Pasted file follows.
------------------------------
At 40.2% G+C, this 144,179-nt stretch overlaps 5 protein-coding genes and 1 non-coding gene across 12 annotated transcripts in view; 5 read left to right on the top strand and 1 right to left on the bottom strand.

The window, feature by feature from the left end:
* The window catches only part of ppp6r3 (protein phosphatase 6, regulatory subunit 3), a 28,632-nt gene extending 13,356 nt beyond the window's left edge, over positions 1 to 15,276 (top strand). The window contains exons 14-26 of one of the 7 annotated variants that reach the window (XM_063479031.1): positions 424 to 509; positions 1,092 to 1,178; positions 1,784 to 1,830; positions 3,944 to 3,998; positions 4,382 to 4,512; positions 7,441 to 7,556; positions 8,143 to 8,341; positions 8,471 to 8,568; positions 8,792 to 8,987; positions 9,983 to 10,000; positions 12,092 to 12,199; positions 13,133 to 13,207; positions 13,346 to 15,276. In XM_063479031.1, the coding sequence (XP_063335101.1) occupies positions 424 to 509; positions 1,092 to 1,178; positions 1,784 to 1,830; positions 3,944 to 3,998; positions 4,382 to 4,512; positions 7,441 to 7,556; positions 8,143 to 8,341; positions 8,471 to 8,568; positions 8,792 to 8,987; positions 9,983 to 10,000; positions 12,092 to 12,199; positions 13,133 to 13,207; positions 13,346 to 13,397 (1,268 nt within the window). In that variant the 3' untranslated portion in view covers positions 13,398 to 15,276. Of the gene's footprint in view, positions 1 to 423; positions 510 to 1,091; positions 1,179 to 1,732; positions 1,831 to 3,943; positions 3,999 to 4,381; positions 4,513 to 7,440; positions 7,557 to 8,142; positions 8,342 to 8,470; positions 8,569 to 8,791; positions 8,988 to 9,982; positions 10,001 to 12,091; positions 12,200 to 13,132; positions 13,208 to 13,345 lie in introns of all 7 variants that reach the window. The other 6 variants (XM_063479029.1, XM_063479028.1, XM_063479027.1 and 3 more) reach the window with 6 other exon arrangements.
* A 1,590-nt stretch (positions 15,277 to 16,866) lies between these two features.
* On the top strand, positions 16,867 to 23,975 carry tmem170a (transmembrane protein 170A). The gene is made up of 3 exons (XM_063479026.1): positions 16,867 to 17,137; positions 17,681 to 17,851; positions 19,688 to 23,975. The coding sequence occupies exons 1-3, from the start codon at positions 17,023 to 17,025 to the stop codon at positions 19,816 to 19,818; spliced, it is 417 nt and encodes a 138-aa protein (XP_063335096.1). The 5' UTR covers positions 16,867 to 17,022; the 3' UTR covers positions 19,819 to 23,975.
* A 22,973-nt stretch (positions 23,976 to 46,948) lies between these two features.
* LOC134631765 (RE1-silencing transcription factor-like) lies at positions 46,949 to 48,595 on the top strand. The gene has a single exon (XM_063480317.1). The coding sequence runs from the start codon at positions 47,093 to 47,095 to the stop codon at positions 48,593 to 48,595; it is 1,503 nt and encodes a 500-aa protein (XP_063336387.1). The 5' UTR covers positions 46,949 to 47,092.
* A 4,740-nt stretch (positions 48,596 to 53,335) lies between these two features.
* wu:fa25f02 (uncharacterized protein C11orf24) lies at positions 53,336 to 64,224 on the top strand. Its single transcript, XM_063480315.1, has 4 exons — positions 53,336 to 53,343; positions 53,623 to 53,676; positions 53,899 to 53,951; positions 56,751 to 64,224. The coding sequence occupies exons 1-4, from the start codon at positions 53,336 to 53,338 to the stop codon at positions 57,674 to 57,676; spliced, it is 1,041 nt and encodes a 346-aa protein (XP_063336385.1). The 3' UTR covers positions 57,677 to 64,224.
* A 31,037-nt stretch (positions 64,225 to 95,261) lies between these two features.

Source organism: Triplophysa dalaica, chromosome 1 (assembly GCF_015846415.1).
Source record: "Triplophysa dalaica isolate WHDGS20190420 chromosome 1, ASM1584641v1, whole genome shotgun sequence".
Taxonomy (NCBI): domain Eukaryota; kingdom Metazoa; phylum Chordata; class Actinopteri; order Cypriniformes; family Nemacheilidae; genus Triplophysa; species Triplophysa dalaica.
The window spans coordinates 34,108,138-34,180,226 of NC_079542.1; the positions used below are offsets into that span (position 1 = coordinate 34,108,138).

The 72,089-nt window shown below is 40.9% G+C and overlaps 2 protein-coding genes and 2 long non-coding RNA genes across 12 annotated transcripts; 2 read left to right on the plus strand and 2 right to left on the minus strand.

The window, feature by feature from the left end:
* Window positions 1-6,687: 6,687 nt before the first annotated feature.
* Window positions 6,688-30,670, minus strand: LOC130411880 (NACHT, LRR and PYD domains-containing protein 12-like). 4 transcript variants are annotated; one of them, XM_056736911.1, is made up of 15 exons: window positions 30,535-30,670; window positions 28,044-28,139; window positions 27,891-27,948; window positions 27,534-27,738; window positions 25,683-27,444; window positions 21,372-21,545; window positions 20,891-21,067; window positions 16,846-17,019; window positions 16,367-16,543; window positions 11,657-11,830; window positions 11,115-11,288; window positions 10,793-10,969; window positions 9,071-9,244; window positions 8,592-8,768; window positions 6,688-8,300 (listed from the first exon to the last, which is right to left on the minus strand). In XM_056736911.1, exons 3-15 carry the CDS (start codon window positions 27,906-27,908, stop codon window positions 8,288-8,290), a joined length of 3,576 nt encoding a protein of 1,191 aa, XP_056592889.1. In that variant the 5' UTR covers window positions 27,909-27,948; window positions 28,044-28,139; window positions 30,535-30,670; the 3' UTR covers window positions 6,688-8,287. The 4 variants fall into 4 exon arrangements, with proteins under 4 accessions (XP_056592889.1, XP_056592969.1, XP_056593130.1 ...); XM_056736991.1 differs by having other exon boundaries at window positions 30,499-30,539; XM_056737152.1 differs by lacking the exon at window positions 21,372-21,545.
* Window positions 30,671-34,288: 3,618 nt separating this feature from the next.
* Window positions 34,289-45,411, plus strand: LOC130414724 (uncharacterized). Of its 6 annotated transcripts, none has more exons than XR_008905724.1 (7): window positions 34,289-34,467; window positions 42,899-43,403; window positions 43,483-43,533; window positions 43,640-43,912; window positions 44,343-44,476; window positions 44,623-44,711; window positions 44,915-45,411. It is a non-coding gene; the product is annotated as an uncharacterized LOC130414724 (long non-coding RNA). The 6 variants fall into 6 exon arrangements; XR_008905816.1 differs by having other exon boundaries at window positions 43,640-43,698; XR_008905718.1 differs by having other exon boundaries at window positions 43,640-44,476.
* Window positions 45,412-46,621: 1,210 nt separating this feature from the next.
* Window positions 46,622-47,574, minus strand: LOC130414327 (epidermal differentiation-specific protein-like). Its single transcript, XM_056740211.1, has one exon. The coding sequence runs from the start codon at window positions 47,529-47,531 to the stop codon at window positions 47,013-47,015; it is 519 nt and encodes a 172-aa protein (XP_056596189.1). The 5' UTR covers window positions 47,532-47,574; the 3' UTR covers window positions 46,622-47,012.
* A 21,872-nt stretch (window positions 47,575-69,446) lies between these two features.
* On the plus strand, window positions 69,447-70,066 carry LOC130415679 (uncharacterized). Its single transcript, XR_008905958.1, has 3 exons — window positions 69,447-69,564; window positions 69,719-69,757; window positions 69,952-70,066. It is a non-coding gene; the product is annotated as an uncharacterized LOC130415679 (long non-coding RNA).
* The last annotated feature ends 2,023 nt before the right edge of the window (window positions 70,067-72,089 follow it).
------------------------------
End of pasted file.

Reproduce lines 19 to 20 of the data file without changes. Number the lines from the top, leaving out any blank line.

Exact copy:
* Window positions 30,671-34,288: 3,618 nt separating this feature from the next.
* Window positions 34,289-45,411, plus strand: LOC130414724 (uncharacterized). Of its 6 annotated transcripts, none has more exons than XR_008905724.1 (7): window positions 34,289-34,467; window positions 42,899-43,403; window positions 43,483-43,533; window positions 43,640-43,912; window positions 44,343-44,476; window positions 44,623-44,711; window positions 44,915-45,411. It is a non-coding gene; the product is annotated as an uncharacterized LOC130414724 (long non-coding RNA). The 6 variants fall into 6 exon arrangements; XR_008905816.1 differs by having other exon boundaries at window positions 43,640-43,698; XR_008905718.1 differs by having other exon boundaries at window positions 43,640-44,476.